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What is Interaction Design? - Definition & Examples

Instructor: David Gloag
Experience shapes the way we see our world, whether that be through talking with people, or through using objects. In this lesson we'll look at User Experience, and a specific part, Interaction Design.

The Quality of Interaction

We interact with everything. With billions upon billions of objects, animals, and people in the world, it is hard to avoid interactions. We interact with the woman on the phone from our doctor's office. We interact with the computers on our desks at work. And we even interact with the neighbor's dog, although not always in a positive fashion. So it's no big surprise that the quality of our lives is determined by the quality of our interactions. And if interactions are so important, shouldn't there be an area that focuses on it? Well, it turns out, there is. It is called User Experience (UX), and more specifically, Interaction Design.

What is User Experience?

User Experience is the area that focuses on a user's response to outside stimulus. Or to put it another way, how we react to the things that are done, or happen, to us. It can be a very personal thing, as each of us has their own idea of how things should go. As an example, think about the last time you were at a restaurant. Was the hostess friendly? Did they seat you quickly? How was the service? Did the food taste as you expected? All of these questions focus on specific aspects of the meal. And the answers determine how the meal went - or the experience you had.

What is Interaction Design?

Interaction Design is the portion of User Experience that focuses on tailoring a User's Experience to meet a specific set of objectives. If you think about the restaurant example above, Interaction Design might require a hostess to have a smile and a friendly demeanor. Or to have you greeted and seated in a fixed amount of time. For each anticipate interaction, a question or questions would be developed, and a desired set of answers created. These would govern how the interaction proceeds, with the goal of producing a desired outcome.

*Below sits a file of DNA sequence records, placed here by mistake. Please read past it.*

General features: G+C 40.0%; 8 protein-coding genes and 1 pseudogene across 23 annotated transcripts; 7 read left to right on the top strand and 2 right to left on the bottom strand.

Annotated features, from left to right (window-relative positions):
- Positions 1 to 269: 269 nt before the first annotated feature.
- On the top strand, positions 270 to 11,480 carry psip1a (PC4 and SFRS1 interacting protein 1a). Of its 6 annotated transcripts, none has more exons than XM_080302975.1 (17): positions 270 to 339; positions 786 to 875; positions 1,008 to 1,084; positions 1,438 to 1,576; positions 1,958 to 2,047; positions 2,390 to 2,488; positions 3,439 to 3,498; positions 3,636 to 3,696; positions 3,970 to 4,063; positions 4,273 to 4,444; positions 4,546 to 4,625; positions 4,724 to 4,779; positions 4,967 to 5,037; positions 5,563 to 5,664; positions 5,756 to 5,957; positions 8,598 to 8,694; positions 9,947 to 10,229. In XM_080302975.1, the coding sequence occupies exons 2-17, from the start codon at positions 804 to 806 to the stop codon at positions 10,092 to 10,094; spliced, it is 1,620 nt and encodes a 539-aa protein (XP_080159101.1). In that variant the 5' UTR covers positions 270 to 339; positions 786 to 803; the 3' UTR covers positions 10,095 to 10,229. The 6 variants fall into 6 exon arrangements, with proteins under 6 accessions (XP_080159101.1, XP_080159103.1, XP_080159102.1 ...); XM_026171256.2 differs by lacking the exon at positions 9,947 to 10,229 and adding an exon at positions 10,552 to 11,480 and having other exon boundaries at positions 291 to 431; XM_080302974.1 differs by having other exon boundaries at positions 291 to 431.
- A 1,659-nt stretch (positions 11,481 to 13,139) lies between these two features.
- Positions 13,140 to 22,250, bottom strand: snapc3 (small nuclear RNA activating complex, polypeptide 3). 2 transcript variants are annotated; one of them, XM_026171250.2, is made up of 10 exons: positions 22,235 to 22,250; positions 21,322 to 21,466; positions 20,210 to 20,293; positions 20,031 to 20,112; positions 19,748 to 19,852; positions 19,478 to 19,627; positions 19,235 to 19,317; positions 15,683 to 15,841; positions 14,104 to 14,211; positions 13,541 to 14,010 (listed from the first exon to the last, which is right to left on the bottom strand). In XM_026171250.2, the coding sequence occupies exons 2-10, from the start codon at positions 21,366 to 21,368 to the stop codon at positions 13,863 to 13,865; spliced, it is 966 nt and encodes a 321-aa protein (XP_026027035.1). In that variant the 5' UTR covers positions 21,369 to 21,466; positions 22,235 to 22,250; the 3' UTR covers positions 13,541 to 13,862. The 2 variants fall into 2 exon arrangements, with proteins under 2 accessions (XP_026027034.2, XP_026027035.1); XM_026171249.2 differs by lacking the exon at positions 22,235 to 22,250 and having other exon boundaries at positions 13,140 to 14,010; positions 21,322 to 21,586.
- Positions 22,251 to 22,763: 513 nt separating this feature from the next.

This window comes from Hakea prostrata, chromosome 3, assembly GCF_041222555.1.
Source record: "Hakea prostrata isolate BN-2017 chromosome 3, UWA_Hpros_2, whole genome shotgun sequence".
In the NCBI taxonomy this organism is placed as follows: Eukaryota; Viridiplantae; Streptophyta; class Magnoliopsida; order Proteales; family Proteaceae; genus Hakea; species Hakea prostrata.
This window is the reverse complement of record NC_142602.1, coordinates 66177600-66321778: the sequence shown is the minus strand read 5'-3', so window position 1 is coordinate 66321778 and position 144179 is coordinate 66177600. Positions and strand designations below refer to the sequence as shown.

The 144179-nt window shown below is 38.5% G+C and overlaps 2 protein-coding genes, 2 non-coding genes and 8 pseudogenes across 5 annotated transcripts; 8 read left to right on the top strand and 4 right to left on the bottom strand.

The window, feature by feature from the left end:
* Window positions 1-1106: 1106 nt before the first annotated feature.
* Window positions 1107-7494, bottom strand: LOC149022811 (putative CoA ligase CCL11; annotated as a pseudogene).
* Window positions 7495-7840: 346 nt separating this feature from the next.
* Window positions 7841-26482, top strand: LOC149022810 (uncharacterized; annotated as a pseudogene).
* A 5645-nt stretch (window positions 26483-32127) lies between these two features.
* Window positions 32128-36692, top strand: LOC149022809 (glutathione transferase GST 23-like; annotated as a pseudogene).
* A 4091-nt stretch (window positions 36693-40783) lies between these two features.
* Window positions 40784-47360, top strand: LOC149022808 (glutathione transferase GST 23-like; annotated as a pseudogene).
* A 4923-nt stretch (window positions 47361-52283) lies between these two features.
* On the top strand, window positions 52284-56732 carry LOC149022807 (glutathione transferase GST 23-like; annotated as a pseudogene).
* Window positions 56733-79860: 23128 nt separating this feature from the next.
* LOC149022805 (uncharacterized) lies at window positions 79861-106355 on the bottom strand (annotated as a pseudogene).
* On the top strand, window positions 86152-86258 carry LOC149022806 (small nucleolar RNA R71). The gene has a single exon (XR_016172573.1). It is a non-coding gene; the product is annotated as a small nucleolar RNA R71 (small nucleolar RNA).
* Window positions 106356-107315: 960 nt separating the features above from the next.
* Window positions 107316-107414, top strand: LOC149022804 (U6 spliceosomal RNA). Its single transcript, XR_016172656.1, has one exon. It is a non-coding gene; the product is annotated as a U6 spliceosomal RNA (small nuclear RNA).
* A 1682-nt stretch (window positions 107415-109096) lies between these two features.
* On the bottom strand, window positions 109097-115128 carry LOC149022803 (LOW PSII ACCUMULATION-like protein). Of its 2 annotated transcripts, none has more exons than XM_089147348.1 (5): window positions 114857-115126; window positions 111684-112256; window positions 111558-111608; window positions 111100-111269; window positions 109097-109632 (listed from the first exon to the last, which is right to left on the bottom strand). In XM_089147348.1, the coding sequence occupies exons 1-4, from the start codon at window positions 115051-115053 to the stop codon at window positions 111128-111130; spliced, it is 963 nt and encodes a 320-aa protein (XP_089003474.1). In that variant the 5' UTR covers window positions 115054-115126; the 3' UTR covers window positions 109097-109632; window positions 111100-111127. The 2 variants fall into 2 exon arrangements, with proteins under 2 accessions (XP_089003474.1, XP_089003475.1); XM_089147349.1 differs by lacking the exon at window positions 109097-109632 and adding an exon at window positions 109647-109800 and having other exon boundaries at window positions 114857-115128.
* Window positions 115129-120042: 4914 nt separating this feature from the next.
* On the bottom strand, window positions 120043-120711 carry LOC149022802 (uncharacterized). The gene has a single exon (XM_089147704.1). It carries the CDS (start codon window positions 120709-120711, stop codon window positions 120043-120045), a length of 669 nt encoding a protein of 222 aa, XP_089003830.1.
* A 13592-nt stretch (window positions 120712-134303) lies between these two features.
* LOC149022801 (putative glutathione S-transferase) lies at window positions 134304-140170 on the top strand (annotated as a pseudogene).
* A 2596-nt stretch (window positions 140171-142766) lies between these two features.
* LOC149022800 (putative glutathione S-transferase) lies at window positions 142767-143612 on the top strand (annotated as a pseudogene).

There are five components to consider for Interaction Design. They are:

  • Words: The choice of words or wording is very specific. It must convey the correct meaning and provide clarity.
  • Visuals: Because of our reliance on eyesight, we tend to notice visual cues first. Therefore, visuals capture attention and quickly convey overall meaning.
  • Objects or Space: This has to do with physical interaction. Is it through voice? Is it tactile? Or is it through filling in boxes on a computer screen?
  • Time: This has to do with how the interaction proceeds from one instant to the next.
  • Behavior: This is concerned with how the interaction proceeds once a choice has been made.

What does Interaction Design Look Like?

As mentioned, Interaction Design is used to control interaction in way that produces a desired outcome. But what does that mean in a practical sense? What does that look like from an Interaction Design perspective? Let's take a look at an actual example. Take the BestBuy.com website. The overall goal of this site is to get you to buy something. They want you to enjoy the experience, so you will come back, and they want it to be a painless as possible. This drives the overall interaction and desired User Experience.

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